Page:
Formula 1 will have a third race in the USA from next year after securing a deal for a Las Vegas Grand Prix.
The 3.8-mile track will include a portion of the Nevada resort city’s famous Strip.
It will be a night race and will be held on a Saturday. The eight-hour time difference will mean it is broadcast early on Sunday morning in Europe.
Las Vegas joins the US Grand Prix in Austin, Texas, and the new Miami event, which makes its debut in May this year.
F1 president Stefano Domenicali said: “This is an incredible moment for F1 that demonstrates the huge appeal and growth of our sport with a third race in the US.”
The move is the culmination of more than three decades of F1 trying on and off to secure a race in Las Vegas that incorporates the Strip as part of the track layout.
As such, it represents a realisation of a major ambition by F1 owners Liberty Media, who have made expanding the sport’s reach in America a key aim since taking over in 2017.
Domenicali, who was in Las Vegas for the announcement of the race along with Liberty Media chairman and chief executive officer Greg Maffei, added: “Las Vegas is a destination known around the world for its excitement, hospitality, thrills, and of course, the famous Strip.
“There is no better place for Formula 1 to race than in the global entertainment capital of the world and we cannot wait to be here next year.”
A statement from F1 said the track would “sweep past some of the world’s most legendary landmarks, hotels and casinos”.
F1 said the race will be 50 laps long and that the circuit will have “three main straights and 14 corners, including a high-speed cornering sequence and a single chicane section”.
The race is being promoted in partnership with some of the major casino and hotel groups in the city, including Caesars Palace, Wynn Las Vegas, MGM and the Venetian.
F1’s growth in the US
Austin has been a major success since the Circuit of the Americas made its debut on the calendar in 2012, and the Miami race at the Hard Rock Stadium is already seeing huge levels of interest.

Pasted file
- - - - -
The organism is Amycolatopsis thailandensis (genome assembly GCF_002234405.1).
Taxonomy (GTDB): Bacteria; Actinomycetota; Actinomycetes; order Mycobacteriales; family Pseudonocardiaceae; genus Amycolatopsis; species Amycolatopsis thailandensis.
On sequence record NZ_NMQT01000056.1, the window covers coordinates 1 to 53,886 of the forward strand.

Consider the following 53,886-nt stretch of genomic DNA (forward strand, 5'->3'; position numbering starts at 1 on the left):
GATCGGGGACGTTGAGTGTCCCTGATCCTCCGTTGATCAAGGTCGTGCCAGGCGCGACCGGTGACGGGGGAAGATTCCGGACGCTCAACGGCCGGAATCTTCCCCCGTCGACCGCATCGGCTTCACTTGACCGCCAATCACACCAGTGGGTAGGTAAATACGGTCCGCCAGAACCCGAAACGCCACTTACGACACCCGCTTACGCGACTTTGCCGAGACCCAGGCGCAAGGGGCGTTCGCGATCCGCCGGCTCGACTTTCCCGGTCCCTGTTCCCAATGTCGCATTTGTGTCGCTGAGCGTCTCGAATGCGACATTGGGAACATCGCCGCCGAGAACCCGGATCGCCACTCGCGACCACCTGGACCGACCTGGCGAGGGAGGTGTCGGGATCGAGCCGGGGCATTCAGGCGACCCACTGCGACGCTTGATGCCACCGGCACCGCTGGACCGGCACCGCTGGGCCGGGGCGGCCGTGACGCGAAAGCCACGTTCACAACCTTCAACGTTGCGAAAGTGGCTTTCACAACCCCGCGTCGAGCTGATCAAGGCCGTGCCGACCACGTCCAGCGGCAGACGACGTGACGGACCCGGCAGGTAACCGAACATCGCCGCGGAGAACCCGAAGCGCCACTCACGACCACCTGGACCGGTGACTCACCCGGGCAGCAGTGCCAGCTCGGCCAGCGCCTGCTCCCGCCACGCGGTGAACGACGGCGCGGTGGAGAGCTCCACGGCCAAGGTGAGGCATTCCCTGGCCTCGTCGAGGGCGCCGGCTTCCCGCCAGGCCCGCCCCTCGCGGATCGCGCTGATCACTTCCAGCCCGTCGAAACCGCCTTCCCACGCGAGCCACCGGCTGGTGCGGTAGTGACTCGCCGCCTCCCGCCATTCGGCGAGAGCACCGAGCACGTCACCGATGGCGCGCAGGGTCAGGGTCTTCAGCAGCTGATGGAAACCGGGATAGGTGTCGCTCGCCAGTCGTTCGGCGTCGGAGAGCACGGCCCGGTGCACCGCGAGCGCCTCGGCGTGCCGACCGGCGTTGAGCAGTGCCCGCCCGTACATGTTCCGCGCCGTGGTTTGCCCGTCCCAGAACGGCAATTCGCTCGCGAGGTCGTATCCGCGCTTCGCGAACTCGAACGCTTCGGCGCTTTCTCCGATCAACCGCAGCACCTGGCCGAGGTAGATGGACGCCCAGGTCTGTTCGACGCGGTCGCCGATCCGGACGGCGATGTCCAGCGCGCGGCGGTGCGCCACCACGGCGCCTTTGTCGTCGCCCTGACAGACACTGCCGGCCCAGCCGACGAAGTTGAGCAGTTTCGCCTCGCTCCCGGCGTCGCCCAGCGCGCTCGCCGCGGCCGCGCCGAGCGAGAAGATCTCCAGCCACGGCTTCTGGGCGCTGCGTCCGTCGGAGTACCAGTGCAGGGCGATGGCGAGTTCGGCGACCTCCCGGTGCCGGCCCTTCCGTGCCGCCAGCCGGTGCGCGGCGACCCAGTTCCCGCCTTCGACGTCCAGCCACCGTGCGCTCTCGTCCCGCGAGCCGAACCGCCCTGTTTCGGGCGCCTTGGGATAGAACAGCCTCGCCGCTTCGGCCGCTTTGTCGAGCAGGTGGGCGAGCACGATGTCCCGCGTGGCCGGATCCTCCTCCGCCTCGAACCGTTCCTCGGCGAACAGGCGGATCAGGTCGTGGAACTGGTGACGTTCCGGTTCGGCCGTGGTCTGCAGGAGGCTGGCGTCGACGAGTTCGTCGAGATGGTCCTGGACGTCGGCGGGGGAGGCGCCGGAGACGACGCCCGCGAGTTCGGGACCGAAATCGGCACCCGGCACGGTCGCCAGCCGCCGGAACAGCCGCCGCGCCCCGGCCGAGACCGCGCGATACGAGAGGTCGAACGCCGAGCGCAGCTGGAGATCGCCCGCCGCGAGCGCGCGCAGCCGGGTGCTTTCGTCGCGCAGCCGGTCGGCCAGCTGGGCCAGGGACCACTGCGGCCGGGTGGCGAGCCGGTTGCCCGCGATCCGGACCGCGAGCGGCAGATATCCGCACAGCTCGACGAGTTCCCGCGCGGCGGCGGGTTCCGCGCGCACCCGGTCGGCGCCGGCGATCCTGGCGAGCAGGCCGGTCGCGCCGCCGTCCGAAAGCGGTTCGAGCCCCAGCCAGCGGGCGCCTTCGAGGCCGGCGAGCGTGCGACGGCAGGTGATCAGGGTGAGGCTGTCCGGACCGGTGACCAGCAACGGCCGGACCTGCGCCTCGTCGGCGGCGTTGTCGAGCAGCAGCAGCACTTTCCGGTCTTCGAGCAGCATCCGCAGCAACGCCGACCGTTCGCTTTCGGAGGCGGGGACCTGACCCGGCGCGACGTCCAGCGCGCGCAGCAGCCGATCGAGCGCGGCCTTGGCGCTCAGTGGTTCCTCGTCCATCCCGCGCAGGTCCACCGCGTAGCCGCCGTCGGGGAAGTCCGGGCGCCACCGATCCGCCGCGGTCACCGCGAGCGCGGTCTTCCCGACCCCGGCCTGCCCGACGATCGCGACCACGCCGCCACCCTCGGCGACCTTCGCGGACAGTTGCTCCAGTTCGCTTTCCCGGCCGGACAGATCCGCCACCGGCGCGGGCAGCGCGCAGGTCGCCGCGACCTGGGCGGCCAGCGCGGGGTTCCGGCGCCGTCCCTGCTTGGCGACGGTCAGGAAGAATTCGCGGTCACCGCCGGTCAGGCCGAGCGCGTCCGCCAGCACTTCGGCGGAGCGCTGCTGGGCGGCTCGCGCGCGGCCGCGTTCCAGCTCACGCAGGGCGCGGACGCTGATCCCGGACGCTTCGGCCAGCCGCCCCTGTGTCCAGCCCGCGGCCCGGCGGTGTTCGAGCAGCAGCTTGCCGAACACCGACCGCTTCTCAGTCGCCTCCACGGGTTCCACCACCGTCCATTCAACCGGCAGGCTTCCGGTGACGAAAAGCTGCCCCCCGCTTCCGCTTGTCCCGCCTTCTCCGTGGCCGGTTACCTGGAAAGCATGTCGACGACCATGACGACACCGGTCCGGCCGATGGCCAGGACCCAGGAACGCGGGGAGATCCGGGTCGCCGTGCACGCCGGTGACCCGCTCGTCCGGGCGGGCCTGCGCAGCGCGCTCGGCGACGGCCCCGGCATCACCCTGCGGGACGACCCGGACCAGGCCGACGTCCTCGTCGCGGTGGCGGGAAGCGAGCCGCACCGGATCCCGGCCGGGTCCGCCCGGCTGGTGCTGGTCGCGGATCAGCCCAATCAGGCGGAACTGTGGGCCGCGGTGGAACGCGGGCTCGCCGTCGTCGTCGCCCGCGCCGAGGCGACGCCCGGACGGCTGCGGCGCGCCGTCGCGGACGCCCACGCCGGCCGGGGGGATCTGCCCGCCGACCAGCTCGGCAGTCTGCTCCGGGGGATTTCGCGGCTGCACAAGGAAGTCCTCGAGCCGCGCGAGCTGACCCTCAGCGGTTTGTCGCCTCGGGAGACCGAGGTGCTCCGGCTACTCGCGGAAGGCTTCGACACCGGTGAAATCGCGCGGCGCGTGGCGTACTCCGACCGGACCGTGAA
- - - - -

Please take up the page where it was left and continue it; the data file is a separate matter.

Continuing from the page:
F1 has held a grand prix in Las Vegas twice before, in 1981 and 1982, when former boss Bernie Ecclestone staged a race in the car park at the Caesars Palace casino.
Through the 1990s, Ecclestone worked with various parties in Las Vegas to try to secure a race on the Strip, but his attempts were always stymied by the refusal of the casino owners to close the famous road. He revived the plans from time to time but never succeeded in securing a deal.
This time, the casinos and hotels are all on board, and it seems this has come about as a result of F1’s growing momentum in the States, which many put down largely to the new audience created by the Netflix show Drive to Survive.
Domenicali has also worked assiduously on relationships with power-brokers in Las Vegas since he took on the job at the start of 2021.
In the 1960s and ’70s, F1 had a permanent home in the US at Watkins Glen in New York State, which was joined by a street race at Long Beach, California from 1978.
Watkins Glen’s tenure came to an end in 1980 and Long Beach followed it off the calendar after 1983, both for financial reasons, and F1 spent the 1980s as an itinerant presence in America, cycling through a series of anonymous tracks in cities around the country, none of which were a success.
It seemed to have found a permanent home with the move to a road course inside the famous oval track at Indianapolis Motor Speedway from 2000-7.
But although the event attracted large crowds, F1 sabotaged its own future there with a controversial race in 2005, when only six cars took part because of a row over tyres, handled badly by F1’s bosses.
That meant Indianapolis’ contract was not renewed, and the US fell off the calendar until Ecclestone landed the Austin race from 2012.
Austin was a hit from its beginning, and has only grown in stature since, but Ecclestone failed in his attempts to secure a street race overlooking the Manhattan skyline in New York in the 2010s.
And it has taken the advent of Liberty, which bought F1 in 2017 and ousted Ecclestone as chief executive, to usher in what appears to be a new era of success in the States.
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